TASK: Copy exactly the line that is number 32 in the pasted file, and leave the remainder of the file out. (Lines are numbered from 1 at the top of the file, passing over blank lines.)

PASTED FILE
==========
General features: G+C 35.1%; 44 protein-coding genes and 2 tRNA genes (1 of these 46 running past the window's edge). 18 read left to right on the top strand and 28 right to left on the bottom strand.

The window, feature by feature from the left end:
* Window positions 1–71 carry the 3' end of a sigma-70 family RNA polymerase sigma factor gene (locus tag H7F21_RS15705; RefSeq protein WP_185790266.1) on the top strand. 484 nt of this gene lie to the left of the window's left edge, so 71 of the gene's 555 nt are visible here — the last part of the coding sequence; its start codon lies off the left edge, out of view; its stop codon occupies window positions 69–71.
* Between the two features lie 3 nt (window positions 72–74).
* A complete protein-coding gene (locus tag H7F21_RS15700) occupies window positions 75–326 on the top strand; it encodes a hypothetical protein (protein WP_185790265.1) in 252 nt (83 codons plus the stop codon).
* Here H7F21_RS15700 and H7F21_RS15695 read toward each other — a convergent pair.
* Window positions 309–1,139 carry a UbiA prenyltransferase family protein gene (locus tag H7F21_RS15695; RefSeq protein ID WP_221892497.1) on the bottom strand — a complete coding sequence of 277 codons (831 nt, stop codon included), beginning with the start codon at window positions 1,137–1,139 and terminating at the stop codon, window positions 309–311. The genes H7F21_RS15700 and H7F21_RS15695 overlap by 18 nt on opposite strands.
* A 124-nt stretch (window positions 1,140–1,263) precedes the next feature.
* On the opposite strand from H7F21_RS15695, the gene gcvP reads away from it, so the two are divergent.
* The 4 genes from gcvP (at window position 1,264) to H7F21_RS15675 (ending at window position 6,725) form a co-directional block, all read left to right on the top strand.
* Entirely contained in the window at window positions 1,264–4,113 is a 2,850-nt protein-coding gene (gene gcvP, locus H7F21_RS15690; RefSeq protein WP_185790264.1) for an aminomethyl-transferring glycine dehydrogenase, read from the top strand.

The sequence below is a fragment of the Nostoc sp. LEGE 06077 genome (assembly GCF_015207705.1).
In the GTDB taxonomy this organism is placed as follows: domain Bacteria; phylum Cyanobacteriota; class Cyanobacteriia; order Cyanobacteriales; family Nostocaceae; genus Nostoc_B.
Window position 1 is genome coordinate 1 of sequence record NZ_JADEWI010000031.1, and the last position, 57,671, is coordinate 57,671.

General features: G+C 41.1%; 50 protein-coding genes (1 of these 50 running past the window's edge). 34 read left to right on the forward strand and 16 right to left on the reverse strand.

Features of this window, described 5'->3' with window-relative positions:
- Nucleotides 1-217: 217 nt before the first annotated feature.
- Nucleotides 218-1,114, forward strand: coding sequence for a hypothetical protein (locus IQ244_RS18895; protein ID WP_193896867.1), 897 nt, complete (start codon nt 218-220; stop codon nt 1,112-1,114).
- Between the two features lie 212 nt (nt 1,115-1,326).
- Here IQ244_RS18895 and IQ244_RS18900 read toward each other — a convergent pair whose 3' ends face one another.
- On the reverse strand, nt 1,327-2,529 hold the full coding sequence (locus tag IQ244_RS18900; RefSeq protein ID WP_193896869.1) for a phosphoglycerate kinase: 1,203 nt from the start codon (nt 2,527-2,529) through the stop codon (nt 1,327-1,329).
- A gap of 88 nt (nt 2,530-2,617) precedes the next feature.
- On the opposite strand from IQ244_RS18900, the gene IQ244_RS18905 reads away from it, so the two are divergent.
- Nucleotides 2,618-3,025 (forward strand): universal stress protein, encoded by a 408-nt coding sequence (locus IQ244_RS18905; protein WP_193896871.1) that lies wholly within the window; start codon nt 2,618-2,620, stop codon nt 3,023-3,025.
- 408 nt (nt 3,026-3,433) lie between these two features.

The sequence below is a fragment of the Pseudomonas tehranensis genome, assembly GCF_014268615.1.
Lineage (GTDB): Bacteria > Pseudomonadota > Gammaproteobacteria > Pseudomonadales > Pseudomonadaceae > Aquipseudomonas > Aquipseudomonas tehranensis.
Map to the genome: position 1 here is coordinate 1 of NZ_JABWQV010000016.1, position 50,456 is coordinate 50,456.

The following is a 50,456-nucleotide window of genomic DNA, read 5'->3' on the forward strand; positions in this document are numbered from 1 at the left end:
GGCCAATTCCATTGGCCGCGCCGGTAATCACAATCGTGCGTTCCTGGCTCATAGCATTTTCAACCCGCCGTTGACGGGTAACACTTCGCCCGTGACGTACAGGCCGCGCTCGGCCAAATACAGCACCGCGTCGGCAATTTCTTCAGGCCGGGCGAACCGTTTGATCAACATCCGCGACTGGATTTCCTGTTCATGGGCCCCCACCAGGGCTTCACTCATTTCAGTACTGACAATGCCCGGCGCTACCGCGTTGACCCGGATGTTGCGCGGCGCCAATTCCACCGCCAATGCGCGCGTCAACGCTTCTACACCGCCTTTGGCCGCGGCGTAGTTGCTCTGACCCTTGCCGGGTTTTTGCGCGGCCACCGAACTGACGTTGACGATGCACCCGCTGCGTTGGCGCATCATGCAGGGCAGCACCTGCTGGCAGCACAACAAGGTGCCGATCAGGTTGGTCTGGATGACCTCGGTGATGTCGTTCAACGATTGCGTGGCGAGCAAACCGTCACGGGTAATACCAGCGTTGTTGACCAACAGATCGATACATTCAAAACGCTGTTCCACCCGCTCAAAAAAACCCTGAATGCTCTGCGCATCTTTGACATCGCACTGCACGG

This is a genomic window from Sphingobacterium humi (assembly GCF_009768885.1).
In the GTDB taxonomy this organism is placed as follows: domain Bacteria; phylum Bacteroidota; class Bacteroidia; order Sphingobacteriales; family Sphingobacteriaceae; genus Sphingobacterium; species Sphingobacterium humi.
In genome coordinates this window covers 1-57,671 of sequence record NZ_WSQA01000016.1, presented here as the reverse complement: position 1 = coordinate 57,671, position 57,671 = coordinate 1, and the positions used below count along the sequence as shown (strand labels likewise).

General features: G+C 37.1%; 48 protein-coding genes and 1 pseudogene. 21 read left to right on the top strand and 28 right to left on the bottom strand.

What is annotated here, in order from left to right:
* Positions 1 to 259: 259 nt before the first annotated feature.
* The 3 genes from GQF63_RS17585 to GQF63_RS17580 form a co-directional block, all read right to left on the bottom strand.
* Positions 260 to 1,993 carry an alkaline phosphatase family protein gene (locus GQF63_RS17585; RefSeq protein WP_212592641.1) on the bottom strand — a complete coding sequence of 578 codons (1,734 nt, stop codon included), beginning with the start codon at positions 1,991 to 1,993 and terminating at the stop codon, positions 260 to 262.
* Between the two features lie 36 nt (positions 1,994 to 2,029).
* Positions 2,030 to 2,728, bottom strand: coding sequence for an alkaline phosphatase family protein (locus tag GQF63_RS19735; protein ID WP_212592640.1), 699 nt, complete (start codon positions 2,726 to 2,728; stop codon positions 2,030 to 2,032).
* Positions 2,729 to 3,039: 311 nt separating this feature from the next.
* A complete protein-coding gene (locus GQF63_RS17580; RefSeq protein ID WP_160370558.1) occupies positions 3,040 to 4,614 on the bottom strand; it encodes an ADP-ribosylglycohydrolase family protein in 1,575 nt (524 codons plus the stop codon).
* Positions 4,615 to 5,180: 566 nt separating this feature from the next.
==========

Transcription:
In the GTDB taxonomy this organism is placed as follows: domain Bacteria; phylum Bacteroidota; class Bacteroidia; order Sphingobacteriales; family Sphingobacteriaceae; genus Sphingobacterium; species Sphingobacterium humi.